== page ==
These outcomes reflect the understanding that people with disabilities: ! • have the right to be heard and informed • should feel safe and be free from violence so that they can live in safety and with dignity • should be able to access the support, services and programs they need to prevent disadvantage and address a range of health and social risk factors • are able to easily identify and access appropriate high quality services if they experience violence, or feel they are unsafe and at risk of experiencing violence • are treated with dignity when they begin or defend criminal matters, or participate in criminal justice processes, and the legal system provides the modifications, supports and aids needed to participate • when lawfully deprived of their liberty are treated humanely and provided with supports, adjustments and aids needed to participate in prison life and transition successfully to the community. ! ncid.org.au (page 9) Equal before the law !7

Page 10 of the report outlines the human rights principles that need to underpin a Disability Justice Strategy: ! ! Participation Everyone has the right to participate in decisions that directly affect their lives in any way, including through the development of law, policies and projects. People with disabilities, particularly women, children and Aboriginal Torres Strait Islander people with disabilities, must be consulted in the development and implementation of legislation, policies and procedures relating to access to justice in the criminal justice system and participate in decisions that affect their lives. ! Accountability Everyone has a right to know how their human rights are affected and by whom. This requires proper accountability and transparency from Government. Governments, police, courts, correctional services and disability service providers, amongst others, have a responsibility to uphold the human rights of people with disabilities and are clearly identified. Monitoring, remedies and effective preventative measures must be available to people with disabilities. ncid.org.au Equal before the law !8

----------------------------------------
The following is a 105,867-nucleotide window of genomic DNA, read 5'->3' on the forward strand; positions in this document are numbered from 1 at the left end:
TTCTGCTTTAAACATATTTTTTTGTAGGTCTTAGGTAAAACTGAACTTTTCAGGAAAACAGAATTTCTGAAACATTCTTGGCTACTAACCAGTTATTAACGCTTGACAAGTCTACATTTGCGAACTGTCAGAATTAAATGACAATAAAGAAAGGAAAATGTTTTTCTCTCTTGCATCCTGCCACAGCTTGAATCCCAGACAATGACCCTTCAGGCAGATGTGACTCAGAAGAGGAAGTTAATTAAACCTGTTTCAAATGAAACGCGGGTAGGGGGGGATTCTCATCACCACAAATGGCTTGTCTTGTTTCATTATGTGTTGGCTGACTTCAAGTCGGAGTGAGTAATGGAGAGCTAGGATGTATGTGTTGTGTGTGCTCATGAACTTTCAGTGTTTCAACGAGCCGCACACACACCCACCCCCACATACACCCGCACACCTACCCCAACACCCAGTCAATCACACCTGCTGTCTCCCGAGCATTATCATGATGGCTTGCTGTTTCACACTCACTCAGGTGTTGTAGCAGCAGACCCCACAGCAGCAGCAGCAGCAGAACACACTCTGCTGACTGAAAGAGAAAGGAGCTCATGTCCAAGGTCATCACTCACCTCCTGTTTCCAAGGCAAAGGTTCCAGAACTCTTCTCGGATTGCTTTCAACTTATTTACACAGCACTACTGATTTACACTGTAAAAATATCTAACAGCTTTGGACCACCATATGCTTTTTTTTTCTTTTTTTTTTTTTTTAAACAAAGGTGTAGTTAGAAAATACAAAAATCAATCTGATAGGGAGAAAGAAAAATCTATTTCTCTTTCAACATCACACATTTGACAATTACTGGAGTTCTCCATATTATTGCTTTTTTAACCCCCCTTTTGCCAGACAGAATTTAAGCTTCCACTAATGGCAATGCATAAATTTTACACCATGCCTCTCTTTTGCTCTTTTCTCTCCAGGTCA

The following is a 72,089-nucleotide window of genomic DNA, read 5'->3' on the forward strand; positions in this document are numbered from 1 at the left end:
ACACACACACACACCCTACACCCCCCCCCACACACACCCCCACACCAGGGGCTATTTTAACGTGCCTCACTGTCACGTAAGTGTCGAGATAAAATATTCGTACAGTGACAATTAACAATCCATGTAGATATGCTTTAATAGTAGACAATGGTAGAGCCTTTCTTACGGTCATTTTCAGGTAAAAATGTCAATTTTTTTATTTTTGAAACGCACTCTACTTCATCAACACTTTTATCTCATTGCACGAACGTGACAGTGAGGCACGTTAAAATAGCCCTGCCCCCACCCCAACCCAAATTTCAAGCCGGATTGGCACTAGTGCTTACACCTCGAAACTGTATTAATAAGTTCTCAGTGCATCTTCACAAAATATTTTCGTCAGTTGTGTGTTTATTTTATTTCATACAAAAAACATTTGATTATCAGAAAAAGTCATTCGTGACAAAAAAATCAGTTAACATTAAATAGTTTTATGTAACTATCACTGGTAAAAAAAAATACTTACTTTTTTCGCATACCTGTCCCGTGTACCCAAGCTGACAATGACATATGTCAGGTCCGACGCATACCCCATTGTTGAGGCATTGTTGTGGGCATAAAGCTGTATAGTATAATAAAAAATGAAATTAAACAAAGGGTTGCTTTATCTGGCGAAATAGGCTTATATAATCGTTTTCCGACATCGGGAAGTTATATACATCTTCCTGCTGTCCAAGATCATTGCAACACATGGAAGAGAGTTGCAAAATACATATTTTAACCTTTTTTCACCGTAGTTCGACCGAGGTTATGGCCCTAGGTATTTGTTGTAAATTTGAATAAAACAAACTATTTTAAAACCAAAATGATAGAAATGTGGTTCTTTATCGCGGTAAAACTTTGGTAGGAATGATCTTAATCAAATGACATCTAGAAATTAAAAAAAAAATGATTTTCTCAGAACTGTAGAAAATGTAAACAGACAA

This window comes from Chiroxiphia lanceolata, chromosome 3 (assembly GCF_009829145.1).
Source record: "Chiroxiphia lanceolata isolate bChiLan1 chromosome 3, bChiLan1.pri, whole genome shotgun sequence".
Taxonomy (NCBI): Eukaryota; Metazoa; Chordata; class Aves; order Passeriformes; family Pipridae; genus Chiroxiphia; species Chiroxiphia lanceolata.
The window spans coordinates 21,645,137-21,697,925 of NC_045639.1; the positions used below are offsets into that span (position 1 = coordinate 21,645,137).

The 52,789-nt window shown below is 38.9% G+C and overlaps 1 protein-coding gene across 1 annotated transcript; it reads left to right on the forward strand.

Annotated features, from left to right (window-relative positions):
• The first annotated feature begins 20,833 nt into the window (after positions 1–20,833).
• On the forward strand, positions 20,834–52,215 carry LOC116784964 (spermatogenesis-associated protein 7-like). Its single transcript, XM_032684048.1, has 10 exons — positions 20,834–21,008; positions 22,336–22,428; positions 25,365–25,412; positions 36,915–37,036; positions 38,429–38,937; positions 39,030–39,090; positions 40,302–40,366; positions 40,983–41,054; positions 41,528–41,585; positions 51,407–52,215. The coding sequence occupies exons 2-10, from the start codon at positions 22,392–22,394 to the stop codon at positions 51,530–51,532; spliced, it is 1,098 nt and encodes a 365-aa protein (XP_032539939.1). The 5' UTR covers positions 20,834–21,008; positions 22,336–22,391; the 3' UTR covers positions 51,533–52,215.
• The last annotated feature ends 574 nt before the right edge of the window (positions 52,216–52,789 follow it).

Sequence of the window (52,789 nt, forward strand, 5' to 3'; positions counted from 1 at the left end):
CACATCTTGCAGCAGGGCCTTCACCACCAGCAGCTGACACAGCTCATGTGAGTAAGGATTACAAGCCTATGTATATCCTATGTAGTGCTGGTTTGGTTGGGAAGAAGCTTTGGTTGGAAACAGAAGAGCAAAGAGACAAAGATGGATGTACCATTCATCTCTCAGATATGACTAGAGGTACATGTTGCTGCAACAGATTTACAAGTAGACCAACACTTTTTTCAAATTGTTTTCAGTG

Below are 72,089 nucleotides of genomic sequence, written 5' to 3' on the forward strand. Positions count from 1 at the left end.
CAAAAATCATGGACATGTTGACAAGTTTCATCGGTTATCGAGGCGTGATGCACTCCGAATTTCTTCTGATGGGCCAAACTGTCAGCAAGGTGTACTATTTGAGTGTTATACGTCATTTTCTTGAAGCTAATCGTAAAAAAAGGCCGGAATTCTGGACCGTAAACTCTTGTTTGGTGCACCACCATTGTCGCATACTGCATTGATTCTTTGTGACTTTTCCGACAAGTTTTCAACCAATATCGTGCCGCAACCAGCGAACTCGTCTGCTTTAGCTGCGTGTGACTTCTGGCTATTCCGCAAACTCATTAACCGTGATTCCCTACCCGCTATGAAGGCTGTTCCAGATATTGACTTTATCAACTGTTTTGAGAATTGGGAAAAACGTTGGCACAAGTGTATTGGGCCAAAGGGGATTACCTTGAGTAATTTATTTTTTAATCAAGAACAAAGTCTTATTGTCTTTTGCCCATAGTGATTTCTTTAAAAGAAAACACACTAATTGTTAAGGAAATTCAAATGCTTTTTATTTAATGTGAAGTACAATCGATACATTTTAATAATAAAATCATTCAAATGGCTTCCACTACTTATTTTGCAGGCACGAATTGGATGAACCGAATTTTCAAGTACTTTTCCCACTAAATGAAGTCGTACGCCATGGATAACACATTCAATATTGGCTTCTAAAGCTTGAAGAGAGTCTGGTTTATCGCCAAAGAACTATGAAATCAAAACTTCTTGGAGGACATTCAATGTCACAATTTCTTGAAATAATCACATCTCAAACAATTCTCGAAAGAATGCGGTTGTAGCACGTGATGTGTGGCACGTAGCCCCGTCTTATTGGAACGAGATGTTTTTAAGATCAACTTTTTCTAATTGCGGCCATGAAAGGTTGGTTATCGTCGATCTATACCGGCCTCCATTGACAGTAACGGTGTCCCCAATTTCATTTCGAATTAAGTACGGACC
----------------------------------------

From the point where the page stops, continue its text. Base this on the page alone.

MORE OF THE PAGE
Equality Everyone has the right to be equal. This requires that attention is paid so that laws, policies and projects benefit everyone and will result in substantive equality for everyone. A human rights approach requires the elimination and prevention of discrimination in the criminal justice system for people with disabilities, including addressing attitudinal barriers and disadvantage when gender and other issues intersect. ! Empowerment Everyone has the right to claim their human rights. Empowerment is the difference between wanting to act and being able to. Education, training and establishing structures that enable decision making to be shared are important. Meaningful participation and consultation requires people with disabilities to be provided with the support and aids they require, including communication that is accessible and appropriate. ncid.org.au Equal before the law !9

The report documents the barriers to justice for people with a disability exist in all areas of the Justice System from contact with police, in legal and court proceedings and in the prison system. ! They also note that there have been efforts around Australia to address barriers to justice for people with an intellectual disability. ncid.org.au Equal before the law !10

! ! The finding of the report is that there are six areas which need to be improved in the justice system broadly for people with a disability to access equity before the law. These are ! • Appropriate communications • Early intervention and diversion • Increased service capacity • Effective training • Enhanced accountability and monitoring • Better policies and frameworks ! ncid.org.au These are discussed on pages 31-37 of the report Equal before the law !11